Government Agencies that Regulate Products (and Set Limits) Going into the Marketplace

| Bill Hurst

A wide variety of radiofrequency (RF) devices are subject to Federal Communications Commission (FCC) technical and equipment authorization requirements in order to minimize the risk of harmful interference with radio services and to meet other statutory and policy objectives. Section 302 of the Communications Act of 1934, as amended, authorizes the FCC to make reasonable regulations governing the interference potential of devices that emit RF energy and can cause harmful interference to radio communications.

The FCC generally implements this authority by establishing technical rules for RF devices. For example, Part 15 of the Commission’s rules sets forth the technical requirements for unlicensed devices—intentional and unintentional radiators; Parts 22, 24, and 27 present the technical requirements for transmitters used in various commercial mobile radio services; and Part 90 specifies the technical requirements for transmitters used in private land mobile radio services.

FCC rules are adopted through an open rulemaking process in which the FCC gives the public notice that it is considering adopting or modifying rules on a particular subject and seeks the public’s comments. The Commission then considers the comments received in developing final rules.

Comments can be filed electronically using the Internet by accessing the Commission’s Electronic Comment Filing System, ECFS. All comments and documents related to a rulemaking proceeding can be viewed online.

One of the primary ways in which the Commission ensures compliance with the technical rules is through the equipment authorization program for RF devices, which is codified in Part 2 of the FCC rules. This program ensures that RF devices comply with the Commission’s technical and equipment authorization requirements before they can be imported to or marketed in the United States. The Office of Engineering and Technology (OET) administers the day-to-day operation of the equipment authorization program.

The Enforcement Bureau (EB) is the primary FCC unit responsible for enforcing the provisions of the Communications Act as well as the Commission’s rules, orders, and various licensing terms and conditions. The FCC has an online Consumer Complaint Center to enable interested parties to file complaints. The Enforcement Bureau’s Spectrum Enforcement Division, in conjunction with regional and field offices, is responsible for responding to interference complaints involving FCC licensees.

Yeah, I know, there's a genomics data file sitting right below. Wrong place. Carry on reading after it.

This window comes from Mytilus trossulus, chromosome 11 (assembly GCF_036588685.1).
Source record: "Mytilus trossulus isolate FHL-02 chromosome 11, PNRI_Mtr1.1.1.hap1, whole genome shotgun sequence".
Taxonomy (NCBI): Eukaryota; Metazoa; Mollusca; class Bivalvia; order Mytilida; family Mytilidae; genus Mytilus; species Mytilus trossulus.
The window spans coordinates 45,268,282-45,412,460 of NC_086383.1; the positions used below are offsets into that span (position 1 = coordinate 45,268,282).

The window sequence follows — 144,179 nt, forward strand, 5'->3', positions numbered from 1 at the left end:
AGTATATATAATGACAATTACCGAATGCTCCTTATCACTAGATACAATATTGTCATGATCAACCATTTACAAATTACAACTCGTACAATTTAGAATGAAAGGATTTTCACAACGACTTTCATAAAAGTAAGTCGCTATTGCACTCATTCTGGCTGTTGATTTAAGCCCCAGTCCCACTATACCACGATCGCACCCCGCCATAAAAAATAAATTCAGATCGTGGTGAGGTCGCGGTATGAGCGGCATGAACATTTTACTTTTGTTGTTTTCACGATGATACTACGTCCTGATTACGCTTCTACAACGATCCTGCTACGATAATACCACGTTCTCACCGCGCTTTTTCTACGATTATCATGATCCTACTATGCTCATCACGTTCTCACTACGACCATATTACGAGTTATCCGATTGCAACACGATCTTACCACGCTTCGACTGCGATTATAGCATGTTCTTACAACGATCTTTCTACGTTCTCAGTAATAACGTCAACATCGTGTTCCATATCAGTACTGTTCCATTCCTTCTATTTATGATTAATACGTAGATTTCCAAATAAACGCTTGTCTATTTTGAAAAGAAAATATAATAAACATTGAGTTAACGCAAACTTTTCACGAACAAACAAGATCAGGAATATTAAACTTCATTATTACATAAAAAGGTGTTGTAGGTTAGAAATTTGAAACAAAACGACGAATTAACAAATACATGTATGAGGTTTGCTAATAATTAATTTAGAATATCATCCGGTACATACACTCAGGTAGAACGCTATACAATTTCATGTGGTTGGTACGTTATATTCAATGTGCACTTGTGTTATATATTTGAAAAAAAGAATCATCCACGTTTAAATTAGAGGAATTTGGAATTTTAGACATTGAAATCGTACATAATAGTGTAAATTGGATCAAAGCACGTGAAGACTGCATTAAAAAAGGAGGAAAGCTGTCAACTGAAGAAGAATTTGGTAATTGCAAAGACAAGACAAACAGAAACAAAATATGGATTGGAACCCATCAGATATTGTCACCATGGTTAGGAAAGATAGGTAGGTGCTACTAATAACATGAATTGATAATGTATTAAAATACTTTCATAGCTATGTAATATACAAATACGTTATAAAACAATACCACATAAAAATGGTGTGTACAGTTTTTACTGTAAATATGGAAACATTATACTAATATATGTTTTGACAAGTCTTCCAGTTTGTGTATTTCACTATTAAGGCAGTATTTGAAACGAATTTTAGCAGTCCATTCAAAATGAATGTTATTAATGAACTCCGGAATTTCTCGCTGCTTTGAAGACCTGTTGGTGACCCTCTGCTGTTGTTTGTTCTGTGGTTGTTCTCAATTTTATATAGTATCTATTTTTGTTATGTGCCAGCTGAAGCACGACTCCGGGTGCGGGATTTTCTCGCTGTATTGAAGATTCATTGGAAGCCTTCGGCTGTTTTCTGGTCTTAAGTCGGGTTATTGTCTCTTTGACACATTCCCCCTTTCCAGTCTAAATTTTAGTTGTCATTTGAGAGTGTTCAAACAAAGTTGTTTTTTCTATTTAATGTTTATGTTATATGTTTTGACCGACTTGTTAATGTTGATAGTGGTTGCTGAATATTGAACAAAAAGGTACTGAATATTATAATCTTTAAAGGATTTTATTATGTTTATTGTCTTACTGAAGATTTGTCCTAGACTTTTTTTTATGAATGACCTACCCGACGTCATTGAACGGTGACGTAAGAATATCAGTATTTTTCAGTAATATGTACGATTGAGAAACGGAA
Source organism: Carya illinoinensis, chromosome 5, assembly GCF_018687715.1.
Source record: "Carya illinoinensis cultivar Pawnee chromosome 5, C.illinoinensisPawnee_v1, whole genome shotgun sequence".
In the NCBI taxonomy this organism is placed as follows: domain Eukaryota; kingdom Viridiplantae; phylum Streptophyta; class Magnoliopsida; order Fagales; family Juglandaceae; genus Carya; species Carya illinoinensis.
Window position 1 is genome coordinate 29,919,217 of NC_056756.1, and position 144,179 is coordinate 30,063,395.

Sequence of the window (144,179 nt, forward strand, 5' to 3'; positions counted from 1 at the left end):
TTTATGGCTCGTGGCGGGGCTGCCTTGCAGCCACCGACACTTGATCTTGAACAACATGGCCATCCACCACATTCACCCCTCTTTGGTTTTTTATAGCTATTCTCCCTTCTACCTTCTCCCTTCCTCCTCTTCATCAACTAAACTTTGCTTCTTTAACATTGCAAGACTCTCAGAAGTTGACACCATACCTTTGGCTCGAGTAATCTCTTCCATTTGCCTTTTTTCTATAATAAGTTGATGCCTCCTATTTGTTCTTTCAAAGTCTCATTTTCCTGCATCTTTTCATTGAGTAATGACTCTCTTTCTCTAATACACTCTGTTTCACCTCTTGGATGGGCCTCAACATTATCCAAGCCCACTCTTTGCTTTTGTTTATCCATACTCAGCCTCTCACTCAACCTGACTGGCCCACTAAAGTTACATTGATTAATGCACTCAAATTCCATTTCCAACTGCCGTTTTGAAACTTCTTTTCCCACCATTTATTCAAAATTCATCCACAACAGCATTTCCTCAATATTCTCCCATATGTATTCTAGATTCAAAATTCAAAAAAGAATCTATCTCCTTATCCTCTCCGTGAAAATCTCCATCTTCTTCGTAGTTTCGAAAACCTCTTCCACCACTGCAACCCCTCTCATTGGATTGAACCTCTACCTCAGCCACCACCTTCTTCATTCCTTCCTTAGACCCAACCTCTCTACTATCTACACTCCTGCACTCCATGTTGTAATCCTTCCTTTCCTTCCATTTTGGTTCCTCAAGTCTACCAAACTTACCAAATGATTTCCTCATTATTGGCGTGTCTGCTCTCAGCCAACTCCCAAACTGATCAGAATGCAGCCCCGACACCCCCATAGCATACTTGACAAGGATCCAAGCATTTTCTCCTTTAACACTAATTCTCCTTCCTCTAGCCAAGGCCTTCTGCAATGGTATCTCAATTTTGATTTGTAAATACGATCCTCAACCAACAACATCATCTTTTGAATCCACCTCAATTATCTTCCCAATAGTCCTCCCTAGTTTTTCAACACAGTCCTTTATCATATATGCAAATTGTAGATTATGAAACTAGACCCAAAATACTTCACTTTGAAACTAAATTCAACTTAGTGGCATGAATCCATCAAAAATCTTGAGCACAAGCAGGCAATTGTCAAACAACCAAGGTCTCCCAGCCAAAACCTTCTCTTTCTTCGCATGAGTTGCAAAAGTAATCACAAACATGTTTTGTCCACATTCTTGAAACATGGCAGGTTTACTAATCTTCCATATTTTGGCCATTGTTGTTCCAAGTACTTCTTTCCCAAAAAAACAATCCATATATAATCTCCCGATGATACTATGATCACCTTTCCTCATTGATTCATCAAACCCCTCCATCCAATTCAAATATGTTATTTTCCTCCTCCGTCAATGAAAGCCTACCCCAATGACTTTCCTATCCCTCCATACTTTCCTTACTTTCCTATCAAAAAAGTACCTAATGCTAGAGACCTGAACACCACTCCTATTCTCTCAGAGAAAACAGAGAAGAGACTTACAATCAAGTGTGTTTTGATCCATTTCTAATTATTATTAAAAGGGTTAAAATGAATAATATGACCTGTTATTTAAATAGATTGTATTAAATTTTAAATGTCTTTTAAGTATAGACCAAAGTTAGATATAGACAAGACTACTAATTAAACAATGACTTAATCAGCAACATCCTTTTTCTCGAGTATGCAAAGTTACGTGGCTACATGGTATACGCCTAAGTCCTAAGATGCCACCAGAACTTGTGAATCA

The Commission has established an experimental licensing program to provide for the introduction of new and innovative products prior to final equipment authorization. Each year, the Office of Engineering and Technology typically grants more than 2,000 experimental licenses. Many of the services and technologies deployed today were first tested under the experimental licensing program. Moreover, many experimental licenses are currently supporting work aiming towards the introduction of next-generation 5G services. New types of experimental licenses have been established to allow greater flexibility for parties—including universities, research labs, health care facilities, and manufacturers of radio frequency equipment—to develop new technologies and services while protecting incumbent services against harmful interference.

The FCC provides a number of resources to help educate and answer questions that consumers and the telecom industry may have regarding FCC requirements.

Bill Hurst is Chief of the Technical Research Branch, Laboratory Division, Office of Engineering and Technology of the Federal Communications Commission (FCC). His responsibilities at the FCC include technical research, support for the Commission’s equipment authorization program, participation on domestic and international standards committees, accreditation activities, and coordination with other government agencies and groups concerned with conformity assessment policies and rules. He is involved with international trade issues including technical barriers to trade (TBT) and various trade agreements. To facilitate the acceptance of testing and certification of telecommunication products by the Commission, he oversees the implementation of Mutual Recognition Agreements (MRAs) between the United States and the European Union, Japan, Canada, Mexico, Israel, the Asia-Pacific Economic Cooperation (APEC), and the Inter-American Commission for Telecommunications (CITEL).